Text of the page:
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Chapter 10. Padgham’s Year

1936 was the year of the Jarrow Crusade when two-hundred men from the mining and shipbuilding town, not far from my old club Brancepeth Castle, marched to London to draw attention to the devastating unemployment on Tyneside resulting from the Great Depression. In November the BBC began to broadcast television, but it would be twenty years before there was live Open coverage.

That year the Open returned to Royal Liverpool, where I had watched Bobby Jones win the title six years earlier. I had moved from Brand Hall to the Wirral and had made a good start in the local Alliance, coming second at Southport’s Hesketh club to Ted Jarman, who had recently taken up his appointment at nearby West Lancashire.

West Cheshire Golf CourseMy new club, West Cheshire, just down the road from Hoylake, now lies partly under the M53 motorway having been wound up half a century ago, so I guess my course record 63 is safe. I went ‘next door’ to the Wallasey club for the first Open qualifying round, but play was abandoned when a violent thunderstorm broke out over the course and flooded the greens. Henry Cotton’s course record 67, completed before the storm, was rendered null and void. When play was re-started the following day, in near perfect conditions, I almost matched Henry, shooting 68 to lead the field by two shots from Archie Compston, with a still comparatively unknown professional from Surbiton – Dai Rees, in third place. I putted badly in my second qualifying round at Hoylake for a 77, but still qualified comfortably.

Hoylake is a very difficult test, particularly when the wind blows – as it often does on the exposed corner of the Wirral peninsular where the Royal Liverpool course lies. Out of bounds threatens on several holes and you were faced with one of the most daunting opening drives in golf at the par-4 first, [the third on the revised course for the 2006 Open] where the out of bounds practise ground is bordered by one of the low turf banks known as ‘cops’, a feature of that part of the course. Countless drives have been sent over that cop and the old-time Open Champion Jamie Anderson once had to reload five times, after which he was heard to say: “My God, it’s like playing up a spout”. Bernard Darwin once put so many balls out of bounds that he “had to give up for want of ammunition”.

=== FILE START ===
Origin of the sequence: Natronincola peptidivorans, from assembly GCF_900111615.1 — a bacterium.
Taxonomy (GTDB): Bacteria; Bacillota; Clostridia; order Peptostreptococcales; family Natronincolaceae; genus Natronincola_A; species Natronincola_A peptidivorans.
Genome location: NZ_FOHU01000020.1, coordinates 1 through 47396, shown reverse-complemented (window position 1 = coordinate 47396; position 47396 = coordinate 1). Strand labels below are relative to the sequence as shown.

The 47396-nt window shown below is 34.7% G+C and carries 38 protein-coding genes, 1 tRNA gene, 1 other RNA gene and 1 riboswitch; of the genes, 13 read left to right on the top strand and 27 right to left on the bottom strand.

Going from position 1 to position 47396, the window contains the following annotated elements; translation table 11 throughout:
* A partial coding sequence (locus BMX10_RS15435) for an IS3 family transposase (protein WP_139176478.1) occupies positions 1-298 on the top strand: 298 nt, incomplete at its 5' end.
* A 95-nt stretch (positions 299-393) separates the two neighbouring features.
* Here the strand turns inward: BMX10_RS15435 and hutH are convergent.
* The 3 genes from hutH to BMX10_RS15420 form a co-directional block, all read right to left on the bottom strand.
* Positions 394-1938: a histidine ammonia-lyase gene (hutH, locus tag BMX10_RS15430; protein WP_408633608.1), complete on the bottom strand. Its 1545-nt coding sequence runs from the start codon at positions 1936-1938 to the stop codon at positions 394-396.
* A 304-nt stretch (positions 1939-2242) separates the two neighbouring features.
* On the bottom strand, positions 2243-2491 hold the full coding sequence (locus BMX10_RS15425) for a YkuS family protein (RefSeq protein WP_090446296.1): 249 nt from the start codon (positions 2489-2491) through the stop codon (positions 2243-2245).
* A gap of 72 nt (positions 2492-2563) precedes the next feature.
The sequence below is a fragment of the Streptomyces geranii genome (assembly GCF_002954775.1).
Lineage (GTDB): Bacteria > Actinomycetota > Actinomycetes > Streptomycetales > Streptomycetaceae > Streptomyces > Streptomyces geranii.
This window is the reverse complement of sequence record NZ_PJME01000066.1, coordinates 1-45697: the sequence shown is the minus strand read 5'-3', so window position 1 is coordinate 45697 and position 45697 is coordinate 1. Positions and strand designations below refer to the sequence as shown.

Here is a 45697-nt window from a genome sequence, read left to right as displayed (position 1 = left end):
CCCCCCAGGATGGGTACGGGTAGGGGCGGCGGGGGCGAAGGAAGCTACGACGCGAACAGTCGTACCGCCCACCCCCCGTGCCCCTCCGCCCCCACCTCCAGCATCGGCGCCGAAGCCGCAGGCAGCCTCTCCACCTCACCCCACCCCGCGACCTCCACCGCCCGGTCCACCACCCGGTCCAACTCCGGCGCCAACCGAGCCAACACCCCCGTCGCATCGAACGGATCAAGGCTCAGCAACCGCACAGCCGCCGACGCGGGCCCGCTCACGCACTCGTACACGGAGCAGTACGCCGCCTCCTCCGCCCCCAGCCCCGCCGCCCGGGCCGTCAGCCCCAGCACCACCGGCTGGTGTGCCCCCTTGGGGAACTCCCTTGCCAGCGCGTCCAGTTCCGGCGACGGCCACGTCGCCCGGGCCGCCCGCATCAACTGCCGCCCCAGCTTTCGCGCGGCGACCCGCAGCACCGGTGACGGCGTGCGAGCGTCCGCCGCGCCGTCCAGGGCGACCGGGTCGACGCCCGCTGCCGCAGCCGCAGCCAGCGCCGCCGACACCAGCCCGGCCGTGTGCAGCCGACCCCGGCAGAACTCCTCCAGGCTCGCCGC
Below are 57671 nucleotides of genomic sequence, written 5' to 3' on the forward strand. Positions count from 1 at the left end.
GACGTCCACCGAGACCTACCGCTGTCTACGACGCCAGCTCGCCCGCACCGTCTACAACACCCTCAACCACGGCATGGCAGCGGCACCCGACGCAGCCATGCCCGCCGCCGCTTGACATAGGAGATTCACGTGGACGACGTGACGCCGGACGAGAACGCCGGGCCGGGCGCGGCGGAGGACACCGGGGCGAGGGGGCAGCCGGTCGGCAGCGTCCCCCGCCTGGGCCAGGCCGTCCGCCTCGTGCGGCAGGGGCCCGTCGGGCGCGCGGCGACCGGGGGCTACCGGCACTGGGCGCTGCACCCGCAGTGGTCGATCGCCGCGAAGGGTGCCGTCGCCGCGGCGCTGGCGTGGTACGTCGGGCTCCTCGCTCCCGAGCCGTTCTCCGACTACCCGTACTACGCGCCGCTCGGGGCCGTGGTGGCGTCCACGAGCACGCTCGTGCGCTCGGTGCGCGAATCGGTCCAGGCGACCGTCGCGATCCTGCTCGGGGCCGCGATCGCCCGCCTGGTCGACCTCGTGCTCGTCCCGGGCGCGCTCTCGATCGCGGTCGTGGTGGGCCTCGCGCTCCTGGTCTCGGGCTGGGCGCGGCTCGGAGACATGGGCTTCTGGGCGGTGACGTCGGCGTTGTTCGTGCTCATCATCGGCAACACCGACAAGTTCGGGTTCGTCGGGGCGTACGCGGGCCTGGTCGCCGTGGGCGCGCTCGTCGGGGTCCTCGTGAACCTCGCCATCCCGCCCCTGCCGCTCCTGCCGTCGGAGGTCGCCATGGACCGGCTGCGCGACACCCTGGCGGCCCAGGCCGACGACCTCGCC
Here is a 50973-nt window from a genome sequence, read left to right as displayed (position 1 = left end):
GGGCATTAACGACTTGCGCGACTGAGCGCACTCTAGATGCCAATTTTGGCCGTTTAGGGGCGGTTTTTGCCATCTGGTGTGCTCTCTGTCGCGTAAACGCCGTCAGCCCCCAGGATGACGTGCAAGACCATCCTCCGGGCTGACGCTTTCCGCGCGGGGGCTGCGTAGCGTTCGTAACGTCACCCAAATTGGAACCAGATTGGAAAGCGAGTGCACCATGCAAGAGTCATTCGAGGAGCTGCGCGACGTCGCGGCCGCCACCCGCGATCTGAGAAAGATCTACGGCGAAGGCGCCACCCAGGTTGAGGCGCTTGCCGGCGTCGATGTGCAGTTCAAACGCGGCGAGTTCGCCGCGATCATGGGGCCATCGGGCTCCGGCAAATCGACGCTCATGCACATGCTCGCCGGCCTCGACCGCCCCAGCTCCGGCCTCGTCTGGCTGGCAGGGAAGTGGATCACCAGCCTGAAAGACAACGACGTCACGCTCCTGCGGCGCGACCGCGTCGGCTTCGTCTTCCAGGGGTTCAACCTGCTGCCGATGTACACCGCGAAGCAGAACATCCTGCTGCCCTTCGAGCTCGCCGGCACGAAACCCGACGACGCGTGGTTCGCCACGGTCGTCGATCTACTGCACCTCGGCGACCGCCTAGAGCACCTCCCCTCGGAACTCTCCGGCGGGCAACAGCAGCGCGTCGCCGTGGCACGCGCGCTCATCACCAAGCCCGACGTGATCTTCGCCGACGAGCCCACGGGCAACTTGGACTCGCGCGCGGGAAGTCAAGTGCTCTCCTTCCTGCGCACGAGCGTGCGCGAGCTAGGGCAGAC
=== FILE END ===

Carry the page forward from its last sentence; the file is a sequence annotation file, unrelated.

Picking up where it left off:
That year, as my club was close by, some of my members came to support me, the only time this ever happened in an Open. Travel was not so easy in those days and making a lengthy journey to watch golf was not an option for most club members. My poor putting Alfred Padghamform continued and my supporters told me afterwards, “We were praying that you would find the greenside traps”. They knew that I was a good bunker player and had more chance of getting close to the hole with my new ‘blaster’ than with the putter. The renowned Hoylake greens will yield dividends if you find a good stroke and, in contrast to my form, last year’s runner-up, Alf Padgham, was holing almost everything with his individual putting method. Alf had huge hands in which he held the club with an unbelievably light grip. He was a ‘streak’ putter who stood very upright, holding his putter like an extension of his arms, quite a distance from his body and hitting the ball in his words: “like a short chip”- crisply and boldly. It was hardly a classic style, but it was very effective and in the last round he single-putted five of the last six greens. Bernard Darwin described some of his putts as “indecent”, particularly a 30-yarder at the 17th, and he recalled that Alf had only qualified for the first tournament